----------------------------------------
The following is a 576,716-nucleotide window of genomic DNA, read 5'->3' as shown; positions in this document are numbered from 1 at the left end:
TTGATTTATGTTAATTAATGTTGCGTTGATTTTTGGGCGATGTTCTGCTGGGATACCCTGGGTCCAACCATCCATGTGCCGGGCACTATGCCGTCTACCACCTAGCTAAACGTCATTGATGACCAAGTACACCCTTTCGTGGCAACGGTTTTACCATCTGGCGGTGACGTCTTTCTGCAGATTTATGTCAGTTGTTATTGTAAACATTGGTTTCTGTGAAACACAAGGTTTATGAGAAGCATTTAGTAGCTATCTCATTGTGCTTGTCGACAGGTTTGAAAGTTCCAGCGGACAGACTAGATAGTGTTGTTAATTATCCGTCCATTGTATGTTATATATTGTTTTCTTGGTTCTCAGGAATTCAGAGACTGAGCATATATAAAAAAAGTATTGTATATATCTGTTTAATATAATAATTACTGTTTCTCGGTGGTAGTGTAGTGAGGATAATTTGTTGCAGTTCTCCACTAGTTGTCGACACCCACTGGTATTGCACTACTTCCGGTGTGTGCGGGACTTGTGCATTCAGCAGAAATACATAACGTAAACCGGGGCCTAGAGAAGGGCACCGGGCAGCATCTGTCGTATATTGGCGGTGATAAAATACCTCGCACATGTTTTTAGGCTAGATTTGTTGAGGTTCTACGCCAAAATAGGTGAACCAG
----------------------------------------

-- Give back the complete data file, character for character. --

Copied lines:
The following is a 576,716-nucleotide window of genomic DNA, read 5'->3' as shown; positions in this document are numbered from 1 at the left end:
TTGATTTATGTTAATTAATGTTGCGTTGATTTTTGGGCGATGTTCTGCTGGGATACCCTGGGTCCAACCATCCATGTGCCGGGCACTATGCCGTCTACCACCTAGCTAAACGTCATTGATGACCAAGTACACCCTTTCGTGGCAACGGTTTTACCATCTGGCGGTGACGTCTTTCTGCAGATTTATGTCAGTTGTTATTGTAAACATTGGTTTCTGTGAAACACAAGGTTTATGAGAAGCATTTAGTAGCTATCTCATTGTGCTTGTCGACAGGTTTGAAAGTTCCAGCGGACAGACTAGATAGTGTTGTTAATTATCCGTCCATTGTATGTTATATATTGTTTTCTTGGTTCTCAGGAATTCAGAGACTGAGCATATATAAAAAAAGTATTGTATATATCTGTTTAATATAATAATTACTGTTTCTCGGTGGTAGTGTAGTGAGGATAATTTGTTGCAGTTCTCCACTAGTTGTCGACACCCACTGGTATTGCACTACTTCCGGTGTGTGCGGGACTTGTGCATTCAGCAGAAATACATAACGTAAACCGGGGCCTAGAGAAGGGCACCGGGCAGCATCTGTCGTATATTGGCGGTGATAAAATACCTCGCACATGTTTTTAGGCTAGATTTGTTGAGGTTCTACGCCAAAATAGGTGAACCAG